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How To Help Someone With Dementia Remember Things

Do Not Shy Away From Asking For Help

Remember this when talking about someone with dementia

No one may have all the answers especially when it comes to taking care of a person with dementia. Try doing research on how their behavior changes and what needs to be done to help them live their lives without too many complications. Hire help when it becomes too much as it also ensures that you do not become too frustrated or drained. When you have multiple family members who can help, ask everyone to pitch in and look after the patient so that you can get some personal space to breathe and re-energize when it is your time to look after the patient. When you feel like you can no longer look after your loved one at your own home, it may be time to consider assisted living. In such case, look into dementia care homes that can provide specially trained professionals.

Health Monitoring: Guardian Ii Wearable Elderly Dementia Care Support With Gps And 2 Way Calling

What is it? Stay Safe, Independent and Active at all times with the CPR Guardian II medical alert watch.

How can it help? The CPR Guardian is a discreet comfortable elderly alarm bracelet designed to keep the wearer safe, independent and active at all times. It is an emergency alert system with a built-in emergency assist button, a heart rate monitor, mobile phone and GPS tracking.

The GUARDIAN II is a GPS tracker that provides you and your loved ones with peace of mind and reassurance knowing you can always be there for them whenever they need you. The guardian II could quite easily be the best medical alert system for dementia sufferers and those who support them.

Where to buy it:www.cprguardian.com

Can Dementia Be Prevented Or Avoided

There is little you can do to prevent or avoid dementia. If you have a head injury or brain tumor, ask your doctor if there are lifestyle changes you can make. Youll want to take precautions to avoid additional head trauma or concussions. If youre at risk of stroke, talk to your doctor about possible preventions.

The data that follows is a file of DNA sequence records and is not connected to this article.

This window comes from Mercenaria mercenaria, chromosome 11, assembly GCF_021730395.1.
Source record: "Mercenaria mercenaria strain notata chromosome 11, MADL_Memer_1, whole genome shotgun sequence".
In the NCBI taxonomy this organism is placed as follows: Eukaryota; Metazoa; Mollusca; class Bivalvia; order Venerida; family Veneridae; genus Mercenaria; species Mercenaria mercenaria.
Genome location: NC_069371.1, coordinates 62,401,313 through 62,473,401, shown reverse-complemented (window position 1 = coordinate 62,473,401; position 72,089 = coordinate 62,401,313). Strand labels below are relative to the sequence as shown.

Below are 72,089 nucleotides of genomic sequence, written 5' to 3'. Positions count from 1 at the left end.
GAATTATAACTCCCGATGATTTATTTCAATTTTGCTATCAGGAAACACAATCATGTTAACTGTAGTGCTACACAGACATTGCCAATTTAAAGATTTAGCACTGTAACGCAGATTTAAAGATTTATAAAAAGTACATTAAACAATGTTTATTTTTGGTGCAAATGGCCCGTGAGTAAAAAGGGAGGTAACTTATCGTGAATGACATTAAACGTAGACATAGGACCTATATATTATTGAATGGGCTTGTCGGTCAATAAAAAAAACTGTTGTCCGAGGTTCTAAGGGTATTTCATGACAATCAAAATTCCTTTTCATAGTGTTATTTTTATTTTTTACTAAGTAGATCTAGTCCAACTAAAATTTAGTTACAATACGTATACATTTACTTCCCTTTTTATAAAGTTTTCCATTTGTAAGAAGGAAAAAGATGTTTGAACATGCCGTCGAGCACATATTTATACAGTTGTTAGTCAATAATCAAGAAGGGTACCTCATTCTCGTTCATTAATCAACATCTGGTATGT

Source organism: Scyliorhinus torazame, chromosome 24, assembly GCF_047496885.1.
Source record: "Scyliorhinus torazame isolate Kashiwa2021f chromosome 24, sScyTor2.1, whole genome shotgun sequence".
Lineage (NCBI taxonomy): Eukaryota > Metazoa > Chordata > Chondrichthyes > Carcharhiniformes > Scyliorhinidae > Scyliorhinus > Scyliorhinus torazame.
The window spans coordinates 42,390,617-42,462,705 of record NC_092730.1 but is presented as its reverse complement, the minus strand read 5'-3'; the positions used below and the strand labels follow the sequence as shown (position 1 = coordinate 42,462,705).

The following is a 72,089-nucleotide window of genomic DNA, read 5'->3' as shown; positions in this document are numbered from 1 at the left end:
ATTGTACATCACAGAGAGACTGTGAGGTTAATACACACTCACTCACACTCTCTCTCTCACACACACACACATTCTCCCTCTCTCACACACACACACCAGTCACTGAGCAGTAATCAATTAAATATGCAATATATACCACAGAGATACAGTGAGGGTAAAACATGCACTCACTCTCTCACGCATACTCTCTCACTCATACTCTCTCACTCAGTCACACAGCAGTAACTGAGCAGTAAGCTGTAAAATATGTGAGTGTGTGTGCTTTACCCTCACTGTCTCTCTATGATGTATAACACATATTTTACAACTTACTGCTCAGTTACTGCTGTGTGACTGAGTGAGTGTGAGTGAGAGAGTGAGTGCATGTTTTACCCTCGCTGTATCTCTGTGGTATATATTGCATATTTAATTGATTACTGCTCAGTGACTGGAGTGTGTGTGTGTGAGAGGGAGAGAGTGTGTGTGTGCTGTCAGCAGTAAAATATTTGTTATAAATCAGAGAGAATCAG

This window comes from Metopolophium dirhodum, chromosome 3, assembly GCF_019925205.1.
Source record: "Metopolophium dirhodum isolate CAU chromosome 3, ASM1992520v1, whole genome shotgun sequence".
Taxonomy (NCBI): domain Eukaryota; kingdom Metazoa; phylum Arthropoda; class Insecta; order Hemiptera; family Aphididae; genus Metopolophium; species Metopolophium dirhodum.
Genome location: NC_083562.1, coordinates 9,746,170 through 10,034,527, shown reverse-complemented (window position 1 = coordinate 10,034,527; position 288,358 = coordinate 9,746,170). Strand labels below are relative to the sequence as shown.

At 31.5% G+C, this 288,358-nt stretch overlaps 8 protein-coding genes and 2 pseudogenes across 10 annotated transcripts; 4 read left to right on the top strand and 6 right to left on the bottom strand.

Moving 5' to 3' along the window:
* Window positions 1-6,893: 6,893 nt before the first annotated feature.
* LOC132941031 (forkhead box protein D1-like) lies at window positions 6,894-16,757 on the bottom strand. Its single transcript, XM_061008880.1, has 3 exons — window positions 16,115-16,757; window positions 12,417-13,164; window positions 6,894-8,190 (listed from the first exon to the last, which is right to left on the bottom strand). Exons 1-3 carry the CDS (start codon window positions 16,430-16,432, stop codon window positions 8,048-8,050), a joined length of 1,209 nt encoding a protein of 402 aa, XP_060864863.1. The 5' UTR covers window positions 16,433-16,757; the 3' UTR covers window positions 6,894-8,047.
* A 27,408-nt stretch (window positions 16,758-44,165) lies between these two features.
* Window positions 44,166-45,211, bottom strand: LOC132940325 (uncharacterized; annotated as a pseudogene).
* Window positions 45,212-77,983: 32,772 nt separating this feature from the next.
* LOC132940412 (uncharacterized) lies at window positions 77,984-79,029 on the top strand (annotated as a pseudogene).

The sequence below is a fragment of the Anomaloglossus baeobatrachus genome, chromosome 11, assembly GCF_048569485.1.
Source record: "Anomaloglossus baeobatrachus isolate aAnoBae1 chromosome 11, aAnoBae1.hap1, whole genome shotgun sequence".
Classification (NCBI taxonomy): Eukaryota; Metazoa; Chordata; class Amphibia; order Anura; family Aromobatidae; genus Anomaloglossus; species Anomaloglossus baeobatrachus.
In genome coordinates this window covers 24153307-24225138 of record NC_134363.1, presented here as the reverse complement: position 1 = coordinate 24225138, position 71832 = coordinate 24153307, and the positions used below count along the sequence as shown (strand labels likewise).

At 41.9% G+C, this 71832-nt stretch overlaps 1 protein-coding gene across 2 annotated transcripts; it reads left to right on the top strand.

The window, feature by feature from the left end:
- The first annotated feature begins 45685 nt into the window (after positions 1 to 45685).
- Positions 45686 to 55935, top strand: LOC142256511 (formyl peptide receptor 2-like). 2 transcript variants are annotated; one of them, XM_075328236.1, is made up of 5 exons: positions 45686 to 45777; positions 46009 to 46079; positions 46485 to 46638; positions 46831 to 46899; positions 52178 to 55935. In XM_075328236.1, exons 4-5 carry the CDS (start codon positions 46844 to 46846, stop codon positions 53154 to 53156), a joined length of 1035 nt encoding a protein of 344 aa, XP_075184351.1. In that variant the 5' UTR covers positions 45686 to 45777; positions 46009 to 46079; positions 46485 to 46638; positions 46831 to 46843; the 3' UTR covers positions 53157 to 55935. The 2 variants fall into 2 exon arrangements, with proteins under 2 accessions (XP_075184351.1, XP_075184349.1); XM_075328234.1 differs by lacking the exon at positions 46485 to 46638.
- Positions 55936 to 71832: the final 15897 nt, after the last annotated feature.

Currently, the American Academy of Family Physicians concludes that the current evidence is insufficient to assess the balance of benefits and harms of screening for cognitive impairment.

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Putting Together Wooden Puzzles

Puzzles are a fantastic way to work on cognitive skills and hand-eye coordination. Try finding jigsaw puzzles with larger, more simple pieces to put together.

Not only do puzzles have cognitive benefits, but theyre also great for working on those fine motor skills! And the feeling of accomplishment from finishing a puzzle is sure to make you feel good too. Stick with wood or cardboard rather than plastic, as the latter can be hard to grip and pick up.

Folding Laundry And Socks

Things to Remember About People with Dementia

Another activity that can help with dexterity is folding laundry or socks. This task requires fine motor skills, which are often severely impaired in dementia patients, but it also helps boost their mood and gives them a sense of purpose while allowing them to clean their own space and feel accomplished.

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Ways To Respond When Someone Is Experiencing Dementia Hallucinations

1. Determine if a response is neededThe first step is to determine whether the hallucination is bothering your older adult.

If its pleasant, you might not want to respond or call attention to it.

Just know and accept that its a dementia symptom and thankfully isnt causing distress.

If the hallucination is upsetting them or causing them to do something unsafe, then its time to quickly step in to provide comfort or redirect to a safe activity.